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A special thanks to photographer Ernest Lowe, whose photos taken in the 1960s of African-American farmworkers in the San Joaquin Valley provided inspiration for this story. Those photos are now on display at UC Merced. Find more photos of the Marshalls, Beaverses and other families at ErnestLowe.com.
rops of rain collect in pools around potted plants outside the Marshall home in South Dos Palos, as a storm rolls into the small farming community about 100 miles southeast of San Jose. A wind chime hanging on the front porch provides background music to a family gathering inside in the living room.
Joe, Lee, Zella, David and Marilyn Marshall are five of 13 siblings who grew up on this plot of land. Today, they're all in their 60s and 70s.
When the Marshall siblings’ father moved to the Central Valley from Mississippi in 1944 to work for the railroad, his goal was twofold: make enough money to provide for his wife and children, and put distance between his family and the racist laws of the South.
But the brothers say they found California had its own racism.
"The people in the South, they let you know right off the top, you not welcome, you not wanted,” Lee Marshall said. “And, 'Hey, don’t get out of place. You say mister to me.' And they demand that you say 'yes sir' and all this kind of stuff to 'em. It was just straight out, they didn’t hide it. That was better for me 'cause I know where you stand."
"These down here, there’s a hidden thing that they use on you," Lee Marshall said.
Lee's brother, Joe Marshall, said it was a more subtle form of racism the brothers faced growing up here.
“You know we could go anywhere and eat, it wasn’t a place where you had to go to the back door,” said Joe. “It was nothing like being in the South.”
“The difference between here and the South is just that — it’s hidden,” Joe said.
And that racism shaped how the Marshalls lived and worked. It also shaped the destiny of their town.
In the 1940s and 1950s, the Marshall brothers say South Dos Palos was thriving. The community was a hub of agricultural business and black-owned cafes, stores and service stations.
“Everything in South Dos Palos, except for a few places like behind us, was owned by black people,” Joe Marshall said.
Mexican and Central American workers make up the bulk of farm labor in California today, but throughout the 1940s, ‘50s and ‘60s, African-Americans and poor white families — many of them migrants who moved to the state during and after the Dust Bowl storms of the 1930s— also worked in the fields.
To earn money, the Marshall brothers pruned and harvested crops like almonds, lettuce, grapes and cotton, one of California’s top producing crops at the time. They went to work and came back to a home that didn’t have running water or indoor plumbing. They used to be embarrassed to have to tell their girlfriends to use an outdoor toilet when they would come visit.
“I’ll never forget, as long as I live, when the city put in the sewer line,” Joe recalls. “And they say 'but, it’s up to each house to dig to hook up to it.' Man, we were digging out there with a smile on! We were thinkin', man we gonna get indoor bathroom! That was the happiest day of my life!”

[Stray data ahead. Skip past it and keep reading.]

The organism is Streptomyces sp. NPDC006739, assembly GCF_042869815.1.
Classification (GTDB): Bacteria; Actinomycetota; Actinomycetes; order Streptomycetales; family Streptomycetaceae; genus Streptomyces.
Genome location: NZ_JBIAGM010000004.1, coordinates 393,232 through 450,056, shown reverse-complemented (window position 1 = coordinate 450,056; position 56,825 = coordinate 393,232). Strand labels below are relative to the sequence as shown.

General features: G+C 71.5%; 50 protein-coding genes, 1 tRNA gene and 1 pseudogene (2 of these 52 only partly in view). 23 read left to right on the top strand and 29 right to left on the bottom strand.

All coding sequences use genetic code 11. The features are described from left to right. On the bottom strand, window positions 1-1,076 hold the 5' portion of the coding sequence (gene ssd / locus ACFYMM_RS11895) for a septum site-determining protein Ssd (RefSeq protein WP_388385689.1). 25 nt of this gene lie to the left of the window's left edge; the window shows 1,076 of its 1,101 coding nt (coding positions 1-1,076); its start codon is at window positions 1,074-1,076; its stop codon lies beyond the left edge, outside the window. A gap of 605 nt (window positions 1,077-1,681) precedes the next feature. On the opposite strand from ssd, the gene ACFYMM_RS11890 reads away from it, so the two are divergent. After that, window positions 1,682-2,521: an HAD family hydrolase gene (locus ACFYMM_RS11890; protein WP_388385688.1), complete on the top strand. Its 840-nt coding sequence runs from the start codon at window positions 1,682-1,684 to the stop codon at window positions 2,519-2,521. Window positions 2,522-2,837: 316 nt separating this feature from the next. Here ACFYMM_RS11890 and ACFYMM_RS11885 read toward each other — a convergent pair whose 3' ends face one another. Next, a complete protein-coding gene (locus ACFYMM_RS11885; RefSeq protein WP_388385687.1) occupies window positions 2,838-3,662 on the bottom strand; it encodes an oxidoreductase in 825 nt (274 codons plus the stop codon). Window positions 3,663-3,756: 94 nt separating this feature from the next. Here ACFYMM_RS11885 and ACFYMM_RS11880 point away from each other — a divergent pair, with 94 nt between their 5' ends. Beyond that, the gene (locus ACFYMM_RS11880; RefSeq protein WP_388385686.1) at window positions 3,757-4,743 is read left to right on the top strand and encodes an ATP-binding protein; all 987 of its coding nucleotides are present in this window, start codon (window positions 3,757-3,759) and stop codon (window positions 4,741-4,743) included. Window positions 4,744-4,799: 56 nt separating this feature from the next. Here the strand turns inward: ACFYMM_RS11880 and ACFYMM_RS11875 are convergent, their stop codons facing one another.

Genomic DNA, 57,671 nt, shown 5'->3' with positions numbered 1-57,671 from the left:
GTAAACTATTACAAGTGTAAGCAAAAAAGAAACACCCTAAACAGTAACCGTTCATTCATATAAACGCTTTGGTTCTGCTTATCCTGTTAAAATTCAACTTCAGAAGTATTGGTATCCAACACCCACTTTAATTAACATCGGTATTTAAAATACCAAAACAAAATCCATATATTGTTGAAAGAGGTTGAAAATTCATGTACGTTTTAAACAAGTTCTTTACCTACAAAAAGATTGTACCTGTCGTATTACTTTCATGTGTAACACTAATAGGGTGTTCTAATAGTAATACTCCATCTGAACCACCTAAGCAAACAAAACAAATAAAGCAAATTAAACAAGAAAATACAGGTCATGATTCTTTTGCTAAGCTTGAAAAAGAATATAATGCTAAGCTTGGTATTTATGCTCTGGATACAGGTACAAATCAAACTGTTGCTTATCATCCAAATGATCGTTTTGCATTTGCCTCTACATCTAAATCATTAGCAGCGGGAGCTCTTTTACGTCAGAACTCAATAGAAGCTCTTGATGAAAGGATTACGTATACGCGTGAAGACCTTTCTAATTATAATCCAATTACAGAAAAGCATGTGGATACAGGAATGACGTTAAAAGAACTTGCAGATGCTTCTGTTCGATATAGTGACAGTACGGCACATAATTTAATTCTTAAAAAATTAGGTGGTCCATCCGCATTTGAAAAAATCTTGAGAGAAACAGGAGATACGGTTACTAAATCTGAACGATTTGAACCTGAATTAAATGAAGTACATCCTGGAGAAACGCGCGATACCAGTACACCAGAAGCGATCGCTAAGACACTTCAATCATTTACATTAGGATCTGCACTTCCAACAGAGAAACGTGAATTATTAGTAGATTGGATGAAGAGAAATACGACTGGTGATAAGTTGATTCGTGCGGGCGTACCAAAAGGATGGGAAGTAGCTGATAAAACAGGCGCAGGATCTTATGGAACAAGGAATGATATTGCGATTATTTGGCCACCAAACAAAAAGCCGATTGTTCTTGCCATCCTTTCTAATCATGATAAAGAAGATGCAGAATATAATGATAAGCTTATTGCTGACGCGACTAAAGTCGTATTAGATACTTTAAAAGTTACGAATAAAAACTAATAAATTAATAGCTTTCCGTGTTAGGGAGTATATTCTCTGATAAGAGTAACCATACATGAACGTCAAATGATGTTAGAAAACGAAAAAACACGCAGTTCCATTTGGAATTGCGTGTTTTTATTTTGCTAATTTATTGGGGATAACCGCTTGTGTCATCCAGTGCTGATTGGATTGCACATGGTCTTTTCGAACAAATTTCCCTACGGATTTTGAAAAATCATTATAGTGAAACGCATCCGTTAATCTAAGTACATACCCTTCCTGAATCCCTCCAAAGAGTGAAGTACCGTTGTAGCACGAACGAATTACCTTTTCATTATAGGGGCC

A Tale of Two Farm Towns
Just a few miles from South Dos Palos is another community called Dos Palos. During the Marshall siblings’ childhood, Dos Palos was a mostly white community. Many of the homes there had the infrastructure that houses in South Dos Palos lacked.
“You go down that way further down,” Lee said, “they had all of this and we didn't have it.”
When Joe and Lee grew older and wanted a job outside of working in the fields, Dos Palos is where they went to look for one.
“You out there waitin’ for a job interview, and behind closed doors they just cuttin’ you down, you’re not wanted,” Lee said.
"I would take that more so than ever, this hidden prejudice which still goes on today in these little towns like this. It’s a hidden thing that can just tear you down. Because you get your confidence up, thinkin’ that you’re on your way. And you got somebody behind closed doors trying to block your way or stop you from doing certain things."
Michael Eissinger, an anthropology professor at Fresno State University who studies historically rural African-American settlements in the San Joaquin Valley, said there were many communities in California like South Dos Palos and Dos Palos — a black community and an all-white community just a few miles apart — existing side by side, separate but interdependent.
“Racism is not 'I don't like you because of your color.' That's bigotry, prejudice,” Eissinger said. "Racism is when it is done by the system, by society as a whole, and society is done on the landscape.”
For decades, racially restrictive covenants, clauses in deeds to properties that specified who could and could not live there, blocked African-American families, and individuals and families of other races, from buying or renting certain homes, including in California. Redlining created barriers to black families obtaining loans to buy houses in certain neighborhoods.
There were also sundown towns, places that people of color could visit during the day, but had to leave by the time it got dark. You can still see the legacy of this in the Central Valley today, in towns like Clovis, the nearly all-white, affluent suburb of Fresno, and then again in Stockton and Lodi. These are kindred cities walled off by a brief but mandatory drive through farmed landscape.